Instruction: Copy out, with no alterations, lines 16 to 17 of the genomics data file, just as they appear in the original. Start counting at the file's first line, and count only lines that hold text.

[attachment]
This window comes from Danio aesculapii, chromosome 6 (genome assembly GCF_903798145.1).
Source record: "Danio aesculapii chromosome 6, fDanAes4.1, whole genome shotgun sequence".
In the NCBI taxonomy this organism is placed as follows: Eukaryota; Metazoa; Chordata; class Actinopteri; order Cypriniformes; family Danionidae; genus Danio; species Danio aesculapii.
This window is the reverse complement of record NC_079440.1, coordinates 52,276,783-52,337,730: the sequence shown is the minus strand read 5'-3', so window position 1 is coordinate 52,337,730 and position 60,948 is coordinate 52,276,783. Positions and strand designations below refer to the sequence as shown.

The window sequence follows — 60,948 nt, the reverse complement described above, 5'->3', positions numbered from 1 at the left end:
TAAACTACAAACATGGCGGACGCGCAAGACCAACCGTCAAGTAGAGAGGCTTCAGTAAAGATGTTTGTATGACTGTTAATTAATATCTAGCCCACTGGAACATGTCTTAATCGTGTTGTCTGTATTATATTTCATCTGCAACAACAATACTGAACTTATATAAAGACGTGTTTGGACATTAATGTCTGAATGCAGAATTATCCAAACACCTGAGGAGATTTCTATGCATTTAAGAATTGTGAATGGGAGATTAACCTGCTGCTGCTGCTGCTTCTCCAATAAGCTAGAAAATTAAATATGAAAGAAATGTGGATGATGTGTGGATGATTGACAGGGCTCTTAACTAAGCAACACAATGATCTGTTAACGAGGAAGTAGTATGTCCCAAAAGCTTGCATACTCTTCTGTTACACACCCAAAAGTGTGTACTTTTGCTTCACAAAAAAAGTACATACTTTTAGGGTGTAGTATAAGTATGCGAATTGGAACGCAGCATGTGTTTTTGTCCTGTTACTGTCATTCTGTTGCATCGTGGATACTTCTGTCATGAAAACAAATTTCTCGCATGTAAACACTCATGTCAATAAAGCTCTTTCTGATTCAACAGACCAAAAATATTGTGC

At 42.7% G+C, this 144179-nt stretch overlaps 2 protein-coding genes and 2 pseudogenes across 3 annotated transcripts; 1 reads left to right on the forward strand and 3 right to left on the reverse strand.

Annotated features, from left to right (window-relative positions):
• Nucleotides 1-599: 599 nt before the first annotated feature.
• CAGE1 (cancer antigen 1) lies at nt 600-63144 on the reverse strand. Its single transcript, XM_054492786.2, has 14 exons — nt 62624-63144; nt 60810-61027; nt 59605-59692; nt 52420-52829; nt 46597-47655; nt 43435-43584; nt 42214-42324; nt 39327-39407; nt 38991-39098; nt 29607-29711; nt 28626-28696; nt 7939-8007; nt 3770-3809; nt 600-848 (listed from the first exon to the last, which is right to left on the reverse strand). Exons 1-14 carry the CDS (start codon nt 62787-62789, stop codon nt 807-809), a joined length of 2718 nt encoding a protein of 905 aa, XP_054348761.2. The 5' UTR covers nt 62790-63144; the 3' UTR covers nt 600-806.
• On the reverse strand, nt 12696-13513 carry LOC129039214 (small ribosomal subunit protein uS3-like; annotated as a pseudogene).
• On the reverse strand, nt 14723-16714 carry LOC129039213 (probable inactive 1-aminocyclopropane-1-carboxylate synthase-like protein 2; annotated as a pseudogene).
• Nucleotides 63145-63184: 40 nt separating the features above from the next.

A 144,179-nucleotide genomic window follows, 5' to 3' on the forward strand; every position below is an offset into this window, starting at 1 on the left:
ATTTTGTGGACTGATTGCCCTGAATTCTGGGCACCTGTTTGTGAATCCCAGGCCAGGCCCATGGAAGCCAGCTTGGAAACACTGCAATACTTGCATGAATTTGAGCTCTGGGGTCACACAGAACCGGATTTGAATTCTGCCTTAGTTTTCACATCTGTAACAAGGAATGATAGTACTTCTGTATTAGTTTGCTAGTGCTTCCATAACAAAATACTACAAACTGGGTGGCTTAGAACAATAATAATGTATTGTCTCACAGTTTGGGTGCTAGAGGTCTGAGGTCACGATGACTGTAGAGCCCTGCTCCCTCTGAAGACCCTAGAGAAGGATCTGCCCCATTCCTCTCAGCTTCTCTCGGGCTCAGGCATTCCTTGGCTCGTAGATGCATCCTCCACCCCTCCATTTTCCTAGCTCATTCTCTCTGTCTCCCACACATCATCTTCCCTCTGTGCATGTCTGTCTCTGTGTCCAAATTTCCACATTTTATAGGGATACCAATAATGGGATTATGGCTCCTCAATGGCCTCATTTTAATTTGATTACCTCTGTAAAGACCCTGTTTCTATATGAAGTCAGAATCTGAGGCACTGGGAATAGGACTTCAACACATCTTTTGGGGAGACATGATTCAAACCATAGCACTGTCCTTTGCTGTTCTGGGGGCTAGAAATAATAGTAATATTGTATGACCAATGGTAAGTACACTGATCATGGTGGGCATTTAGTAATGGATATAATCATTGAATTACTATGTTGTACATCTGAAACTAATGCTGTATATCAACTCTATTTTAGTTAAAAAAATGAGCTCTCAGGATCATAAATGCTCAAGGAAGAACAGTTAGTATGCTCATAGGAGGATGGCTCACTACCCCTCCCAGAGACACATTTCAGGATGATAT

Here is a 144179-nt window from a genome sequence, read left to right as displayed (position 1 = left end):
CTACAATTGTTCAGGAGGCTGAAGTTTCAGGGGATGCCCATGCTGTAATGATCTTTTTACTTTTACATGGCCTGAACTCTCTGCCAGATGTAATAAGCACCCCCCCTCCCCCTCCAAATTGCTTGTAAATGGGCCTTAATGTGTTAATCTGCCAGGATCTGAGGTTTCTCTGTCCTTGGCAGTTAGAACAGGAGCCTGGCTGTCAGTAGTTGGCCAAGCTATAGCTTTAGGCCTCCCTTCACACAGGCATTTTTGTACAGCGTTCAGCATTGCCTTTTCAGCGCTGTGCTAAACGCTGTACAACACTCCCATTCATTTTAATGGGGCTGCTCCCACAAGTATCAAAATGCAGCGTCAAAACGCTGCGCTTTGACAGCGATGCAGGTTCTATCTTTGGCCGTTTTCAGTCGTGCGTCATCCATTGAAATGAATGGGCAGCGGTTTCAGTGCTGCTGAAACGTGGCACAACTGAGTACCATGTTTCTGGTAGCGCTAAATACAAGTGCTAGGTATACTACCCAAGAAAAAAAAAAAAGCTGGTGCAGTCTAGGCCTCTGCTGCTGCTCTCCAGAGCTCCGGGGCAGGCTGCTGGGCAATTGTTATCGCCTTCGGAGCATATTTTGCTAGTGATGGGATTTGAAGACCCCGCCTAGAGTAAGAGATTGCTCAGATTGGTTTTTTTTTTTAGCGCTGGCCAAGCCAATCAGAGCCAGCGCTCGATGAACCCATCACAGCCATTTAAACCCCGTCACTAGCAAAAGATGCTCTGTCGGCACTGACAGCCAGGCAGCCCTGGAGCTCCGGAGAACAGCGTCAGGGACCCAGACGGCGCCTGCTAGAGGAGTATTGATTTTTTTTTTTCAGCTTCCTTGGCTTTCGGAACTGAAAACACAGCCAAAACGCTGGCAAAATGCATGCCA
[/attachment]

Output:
Here is a 144179-nt window from a genome sequence, read left to right as displayed (position 1 = left end):
CTACAATTGTTCAGGAGGCTGAAGTTTCAGGGGATGCCCATGCTGTAATGATCTTTTTACTTTTACATGGCCTGAACTCTCTGCCAGATGTAATAAGCACCCCCCCTCCCCCTCCAAATTGCTTGTAAATGGGCCTTAATGTGTTAATCTGCCAGGATCTGAGGTTTCTCTGTCCTTGGCAGTTAGAACAGGAGCCTGGCTGTCAGTAGTTGGCCAAGCTATAGCTTTAGGCCTCCCTTCACACAGGCATTTTTGTACAGCGTTCAGCATTGCCTTTTCAGCGCTGTGCTAAACGCTGTACAACACTCCCATTCATTTTAATGGGGCTGCTCCCACAAGTATCAAAATGCAGCGTCAAAACGCTGCGCTTTGACAGCGATGCAGGTTCTATCTTTGGCCGTTTTCAGTCGTGCGTCATCCATTGAAATGAATGGGCAGCGGTTTCAGTGCTGCTGAAACGTGGCACAACTGAGTACCATGTTTCTGGTAGCGCTAAATACAAGTGCTAGGTATACTACCCAAGAAAAAAAAAAAAGCTGGTGCAGTCTAGGCCTCTGCTGCTGCTCTCCAGAGCTCCGGGGCAGGCTGCTGGGCAATTGTTATCGCCTTCGGAGCATATTTTGCTAGTGATGGGATTTGAAGACCCCGCCTAGAGTAAGAGATTGCTCAGATTGGTTTTTTTTTTTAGCGCTGGCCAAGCCAATCAGAGCCAGCGCTCGATGAACCCATCACAGCCATTTAAACCCCGTCACTAGCAAAAGATGCTCTGTCGGCACTGACAGCCAGGCAGCCCTGGAGCTCCGGAGAACAGCGTCAGGGACCCAGACGGCGCCTGCTAGAGGAGTATTGATTTTTTTTTTTCAGCTTCCTTGGCTTTCGGAACTGAAAACACAGCCAAAACGCTGGCAAAATGCATGCCA